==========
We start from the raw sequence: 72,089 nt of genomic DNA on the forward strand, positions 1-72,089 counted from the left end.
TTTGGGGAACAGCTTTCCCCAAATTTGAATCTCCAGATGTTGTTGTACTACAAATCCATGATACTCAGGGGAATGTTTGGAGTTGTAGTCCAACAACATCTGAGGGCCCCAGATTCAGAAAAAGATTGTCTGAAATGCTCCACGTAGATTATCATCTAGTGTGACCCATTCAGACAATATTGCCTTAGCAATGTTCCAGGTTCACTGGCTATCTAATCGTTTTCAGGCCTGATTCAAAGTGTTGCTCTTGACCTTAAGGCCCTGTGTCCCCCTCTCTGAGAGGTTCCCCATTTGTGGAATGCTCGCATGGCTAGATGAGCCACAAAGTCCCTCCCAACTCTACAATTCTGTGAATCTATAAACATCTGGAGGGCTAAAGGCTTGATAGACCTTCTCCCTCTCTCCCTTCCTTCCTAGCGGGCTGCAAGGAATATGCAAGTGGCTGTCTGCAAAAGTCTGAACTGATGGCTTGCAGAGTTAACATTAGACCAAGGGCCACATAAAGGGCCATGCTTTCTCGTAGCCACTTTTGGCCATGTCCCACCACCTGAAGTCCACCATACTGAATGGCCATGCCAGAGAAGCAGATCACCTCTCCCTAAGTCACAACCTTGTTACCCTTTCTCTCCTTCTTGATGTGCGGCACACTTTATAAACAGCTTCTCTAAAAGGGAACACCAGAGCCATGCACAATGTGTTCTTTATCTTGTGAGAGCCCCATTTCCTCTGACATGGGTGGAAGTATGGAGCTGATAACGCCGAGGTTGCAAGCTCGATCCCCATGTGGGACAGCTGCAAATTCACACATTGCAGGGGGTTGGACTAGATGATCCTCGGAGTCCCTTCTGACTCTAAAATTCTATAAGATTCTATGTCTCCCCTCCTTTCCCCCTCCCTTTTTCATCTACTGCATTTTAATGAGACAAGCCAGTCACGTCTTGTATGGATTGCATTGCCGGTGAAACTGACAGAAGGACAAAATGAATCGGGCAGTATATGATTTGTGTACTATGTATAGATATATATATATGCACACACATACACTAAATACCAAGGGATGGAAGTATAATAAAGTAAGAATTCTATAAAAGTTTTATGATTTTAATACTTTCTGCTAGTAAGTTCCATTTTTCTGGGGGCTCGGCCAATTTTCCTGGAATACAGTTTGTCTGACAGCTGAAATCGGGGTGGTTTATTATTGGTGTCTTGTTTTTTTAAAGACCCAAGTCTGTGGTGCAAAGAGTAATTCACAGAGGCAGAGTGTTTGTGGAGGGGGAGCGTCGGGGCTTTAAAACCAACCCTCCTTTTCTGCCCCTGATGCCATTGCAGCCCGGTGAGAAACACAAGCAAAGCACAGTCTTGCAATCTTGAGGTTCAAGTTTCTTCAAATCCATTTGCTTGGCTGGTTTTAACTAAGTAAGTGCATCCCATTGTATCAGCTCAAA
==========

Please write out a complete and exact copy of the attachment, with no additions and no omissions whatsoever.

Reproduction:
We start from the raw sequence: 72,089 nt of genomic DNA on the forward strand, positions 1-72,089 counted from the left end.
TTTGGGGAACAGCTTTCCCCAAATTTGAATCTCCAGATGTTGTTGTACTACAAATCCATGATACTCAGGGGAATGTTTGGAGTTGTAGTCCAACAACATCTGAGGGCCCCAGATTCAGAAAAAGATTGTCTGAAATGCTCCACGTAGATTATCATCTAGTGTGACCCATTCAGACAATATTGCCTTAGCAATGTTCCAGGTTCACTGGCTATCTAATCGTTTTCAGGCCTGATTCAAAGTGTTGCTCTTGACCTTAAGGCCCTGTGTCCCCCTCTCTGAGAGGTTCCCCATTTGTGGAATGCTCGCATGGCTAGATGAGCCACAAAGTCCCTCCCAACTCTACAATTCTGTGAATCTATAAACATCTGGAGGGCTAAAGGCTTGATAGACCTTCTCCCTCTCTCCCTTCCTTCCTAGCGGGCTGCAAGGAATATGCAAGTGGCTGTCTGCAAAAGTCTGAACTGATGGCTTGCAGAGTTAACATTAGACCAAGGGCCACATAAAGGGCCATGCTTTCTCGTAGCCACTTTTGGCCATGTCCCACCACCTGAAGTCCACCATACTGAATGGCCATGCCAGAGAAGCAGATCACCTCTCCCTAAGTCACAACCTTGTTACCCTTTCTCTCCTTCTTGATGTGCGGCACACTTTATAAACAGCTTCTCTAAAAGGGAACACCAGAGCCATGCACAATGTGTTCTTTATCTTGTGAGAGCCCCATTTCCTCTGACATGGGTGGAAGTATGGAGCTGATAACGCCGAGGTTGCAAGCTCGATCCCCATGTGGGACAGCTGCAAATTCACACATTGCAGGGGGTTGGACTAGATGATCCTCGGAGTCCCTTCTGACTCTAAAATTCTATAAGATTCTATGTCTCCCCTCCTTTCCCCCTCCCTTTTTCATCTACTGCATTTTAATGAGACAAGCCAGTCACGTCTTGTATGGATTGCATTGCCGGTGAAACTGACAGAAGGACAAAATGAATCGGGCAGTATATGATTTGTGTACTATGTATAGATATATATATATGCACACACATACACTAAATACCAAGGGATGGAAGTATAATAAAGTAAGAATTCTATAAAAGTTTTATGATTTTAATACTTTCTGCTAGTAAGTTCCATTTTTCTGGGGGCTCGGCCAATTTTCCTGGAATACAGTTTGTCTGACAGCTGAAATCGGGGTGGTTTATTATTGGTGTCTTGTTTTTTTAAAGACCCAAGTCTGTGGTGCAAAGAGTAATTCACAGAGGCAGAGTGTTTGTGGAGGGGGAGCGTCGGGGCTTTAAAACCAACCCTCCTTTTCTGCCCCTGATGCCATTGCAGCCCGGTGAGAAACACAAGCAAAGCACAGTCTTGCAATCTTGAGGTTCAAGTTTCTTCAAATCCATTTGCTTGGCTGGTTTTAACTAAGTAAGTGCATCCCATTGTATCAGCTCAAA